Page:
Dr Rose Thompson: A Tribute to a Remarkable Woman

Words: Sharon Stevens
Photos: The Thompson Family
Monday 11 March 2024
reading time: min, words

The life of Dr. Rose Thompson touched many, she would stop at nothing in trying to help those in need. Since her death in June 2023, the numerous communities and support groups she started as well as The Rose Thompson Foundation have continued to support those in times of need. Today we remember her with this tribute.

At this time of the year, it's natural to reflect and look back at your experiences. While there will undoubtably be good experiences, sadly, there will also be some challenging ones.

June 2023 saw the passing of Dr Rose Thompson after losing her fight to breast cancer.

Rose's journey with cancer started when her mother died of breast cancer, and sadly, she later lost two sisters to the disease. This led her to train as a radiotherapy radiographer, a job she did for many years, starting in London and then in Nottingham. Her career began in 1977 after 3 years of training at the Nottingham School of Radiotherapy, where she qualified as one of the UK's first black radiotherapy radiographers.

During this period of her career (over thirty years), she gained two discretionary points for her pioneering work with children undergoing radiotherapy and Black and Minority Ethnic communities (BME). She qualified up to Superintendent Grade. 

While supporting others in her role as radiotherapy radiographer, she witnessed the inequality in treatment and support given to those from the BME community. This included information sharing, recognising how cancers react differently to treatment and supporting women with hair loss.

In 2007, Rose was invited to support BME work at the Wandsworth Cancer Resource Centre (Now the Paul D'Auria Cancer Support Centre), where she successfully organised two local cancer awareness-raising seminars attracting 220 community members and the local MP for Tooting, Sadiq Khan. She also assisted a BME cancer patient in creating a much-needed African/Caribbean cancer support group and another group for the Asian community. Rose helped to organise the 2009 National Self Help and Support Group conference based in Manchester. 

She was a significant member of several BME-led and other leading cancer charities. This led to NHS facilities consulting with Rose when undertaking BME cancer-related work. I was fortunate to accompany Rose several times to London, where she delivered presentations and workshops. Something she did tirelessly throughout the UK, raising BME cancer awareness, both in the community and amongst health professionals. 

Over the years, Rose's work has been featured in the Voice newspaper, The Nottingham Evening Post and Nursing Standard, to mention a few. She also made several appearances on BBC East Midlands TV and Central ITV, sharing her passion for ensuring that the community was informed.

In Nottingham, Rose was at the helm of setting up two self-help groups – Friends and Bredrins (FAB) and Sisters Against Cancer (SAC). Both of which are still thriving and making a difference in many lives.

Rose authored two reports entitled “Hear Me Now.” These were launched in the Houses of Parliament in order to highlight the uncomfortable reality of the impact of prostate cancer in Black African Caribbean Men (who are twice as likely to be diagnosed with the condition in comparison to white British men). This led to a national campaign, and the 'Check Tings Out' community clinics that were set up in Nottingham. It also created the culture of talking about prostate cancer, which for many years was a taboo subject. It encouraged men to be honest with themselves, seek help when unwell, and not ignore early symptoms. It also encouraged wives and girlfriends to support their partners in being tested.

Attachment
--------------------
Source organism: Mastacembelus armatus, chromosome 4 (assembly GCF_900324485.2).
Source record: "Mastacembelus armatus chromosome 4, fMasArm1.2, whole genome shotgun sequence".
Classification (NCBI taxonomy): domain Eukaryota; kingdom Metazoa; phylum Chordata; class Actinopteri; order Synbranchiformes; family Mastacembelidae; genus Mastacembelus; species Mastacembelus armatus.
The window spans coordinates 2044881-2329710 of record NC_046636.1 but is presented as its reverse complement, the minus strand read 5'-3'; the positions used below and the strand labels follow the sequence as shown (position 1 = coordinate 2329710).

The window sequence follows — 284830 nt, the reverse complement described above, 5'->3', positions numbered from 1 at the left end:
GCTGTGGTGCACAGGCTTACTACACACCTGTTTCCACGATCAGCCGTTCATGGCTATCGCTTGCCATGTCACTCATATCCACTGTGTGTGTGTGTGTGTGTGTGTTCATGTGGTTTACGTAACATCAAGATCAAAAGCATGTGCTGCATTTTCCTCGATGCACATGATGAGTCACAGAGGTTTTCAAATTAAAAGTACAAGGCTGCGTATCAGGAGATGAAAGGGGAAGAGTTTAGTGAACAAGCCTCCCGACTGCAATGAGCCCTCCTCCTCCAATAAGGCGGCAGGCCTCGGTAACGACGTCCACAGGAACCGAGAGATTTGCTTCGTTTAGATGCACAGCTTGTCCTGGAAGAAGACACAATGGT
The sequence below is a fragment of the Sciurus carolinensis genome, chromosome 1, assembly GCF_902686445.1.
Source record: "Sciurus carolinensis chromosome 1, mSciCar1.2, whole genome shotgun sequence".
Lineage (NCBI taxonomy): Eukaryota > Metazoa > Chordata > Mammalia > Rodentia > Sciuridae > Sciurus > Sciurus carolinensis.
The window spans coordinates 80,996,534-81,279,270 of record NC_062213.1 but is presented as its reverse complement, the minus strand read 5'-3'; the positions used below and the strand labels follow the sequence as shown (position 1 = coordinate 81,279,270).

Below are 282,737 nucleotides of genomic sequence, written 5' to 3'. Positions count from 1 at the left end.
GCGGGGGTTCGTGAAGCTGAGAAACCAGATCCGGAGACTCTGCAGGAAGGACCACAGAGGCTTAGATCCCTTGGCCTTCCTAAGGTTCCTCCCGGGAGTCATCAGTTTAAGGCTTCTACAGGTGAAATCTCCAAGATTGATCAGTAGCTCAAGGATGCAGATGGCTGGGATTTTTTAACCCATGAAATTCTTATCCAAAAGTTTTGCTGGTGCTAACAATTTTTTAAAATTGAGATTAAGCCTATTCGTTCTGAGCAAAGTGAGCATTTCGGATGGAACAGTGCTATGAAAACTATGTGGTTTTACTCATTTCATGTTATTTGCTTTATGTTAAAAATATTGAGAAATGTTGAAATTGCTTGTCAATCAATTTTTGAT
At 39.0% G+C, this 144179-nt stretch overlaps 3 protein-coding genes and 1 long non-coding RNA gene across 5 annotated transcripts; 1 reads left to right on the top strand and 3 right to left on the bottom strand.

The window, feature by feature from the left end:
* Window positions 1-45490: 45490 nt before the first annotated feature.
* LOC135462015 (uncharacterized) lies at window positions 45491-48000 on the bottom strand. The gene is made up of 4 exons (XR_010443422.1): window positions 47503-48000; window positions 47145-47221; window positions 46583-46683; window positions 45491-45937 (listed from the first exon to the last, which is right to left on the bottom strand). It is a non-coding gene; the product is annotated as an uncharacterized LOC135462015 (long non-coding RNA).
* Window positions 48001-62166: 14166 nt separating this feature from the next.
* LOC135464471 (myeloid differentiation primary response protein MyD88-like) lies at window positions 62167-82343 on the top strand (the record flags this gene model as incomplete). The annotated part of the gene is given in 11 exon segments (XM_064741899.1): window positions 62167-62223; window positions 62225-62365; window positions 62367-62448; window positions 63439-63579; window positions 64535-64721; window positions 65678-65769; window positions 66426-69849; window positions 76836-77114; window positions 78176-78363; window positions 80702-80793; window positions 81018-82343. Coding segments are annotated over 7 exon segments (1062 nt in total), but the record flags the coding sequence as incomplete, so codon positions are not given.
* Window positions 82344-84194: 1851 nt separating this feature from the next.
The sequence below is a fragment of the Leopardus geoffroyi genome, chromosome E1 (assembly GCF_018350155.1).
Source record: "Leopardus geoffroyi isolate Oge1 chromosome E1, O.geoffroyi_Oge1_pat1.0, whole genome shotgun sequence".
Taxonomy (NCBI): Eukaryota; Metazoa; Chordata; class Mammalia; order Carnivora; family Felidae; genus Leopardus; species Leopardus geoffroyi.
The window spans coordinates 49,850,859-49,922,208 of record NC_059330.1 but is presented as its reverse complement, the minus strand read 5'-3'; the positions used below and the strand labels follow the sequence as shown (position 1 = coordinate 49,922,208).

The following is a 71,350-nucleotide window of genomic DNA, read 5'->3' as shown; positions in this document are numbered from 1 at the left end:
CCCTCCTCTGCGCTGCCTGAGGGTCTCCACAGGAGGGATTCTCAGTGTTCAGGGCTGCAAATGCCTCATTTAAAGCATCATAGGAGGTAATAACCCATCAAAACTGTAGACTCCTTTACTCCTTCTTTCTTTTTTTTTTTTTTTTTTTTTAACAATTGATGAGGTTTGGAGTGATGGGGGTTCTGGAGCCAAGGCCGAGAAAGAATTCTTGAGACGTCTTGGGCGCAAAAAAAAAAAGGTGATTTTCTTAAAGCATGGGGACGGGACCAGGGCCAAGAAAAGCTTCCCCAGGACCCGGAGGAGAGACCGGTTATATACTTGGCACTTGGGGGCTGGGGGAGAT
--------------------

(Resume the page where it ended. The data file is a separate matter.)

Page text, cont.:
Even when her own health was failing, Rose was there at the end of the phone messaging and talking to those in the community, still supporting them even though she was in immense pain herself.

Rose was awarded the Honorary Degree of Doctor of Social Science from Nottingham Trent University, recognising her significant contribution to BME community engagement in preventative cancer care. Since her passing, her work has continued via the charity she co-founded- now renamed The Rose Thompson Foundation. In October 2023, at the Black Achievers Award, Rose was remembered for her selfless care and love for supporting others battling or living with cancer. The award was given in recognition and appreciation of her life, service, and the legacy of her achievements, attainments, and accomplishments. 

Dr Rose Thompson will be sorely missed by her family, friends and the numerous organisations she worked with. The Rose Thompson Foundation and Dr Rose’s family’s goal is that the work she started will continue and be a legacy of her achievements for the future. A funding campaign has been launched for the creation of The Rose Thompson Resource Centre.




Whatsapp Image 2024 03 05 At 13.22.55 (5)
Whatsapp Image 2024 03 05 At 13.22.55 (1)
Whatsapp Image 2024 03 05 At 13.22.55 (2)
Whatsapp Image 2024 03 05 At 13.22.55 (3)

We have a favour to ask

LeftLion is Nottingham’s meeting point for information about what’s going on in our city, from the established organisations to the grassroots. We want to keep what we do free to all to access, but increasingly we are relying on revenue from our readers to continue. Can you spare a few quid each month to support us?

Support LeftLion

Please note, we migrated all recently used accounts to the new site, but you will need to request a password reset

Sign in using

Or using your

Forgot password?

Register an account

Password must be at least 8 characters long, have 1 uppercase, 1 lowercase, 1 number and 1 special character.

Forgotten your password?

Reset your password?

Password must be at least 8 characters long, have 1 uppercase, 1 lowercase, 1 number and 1 special character.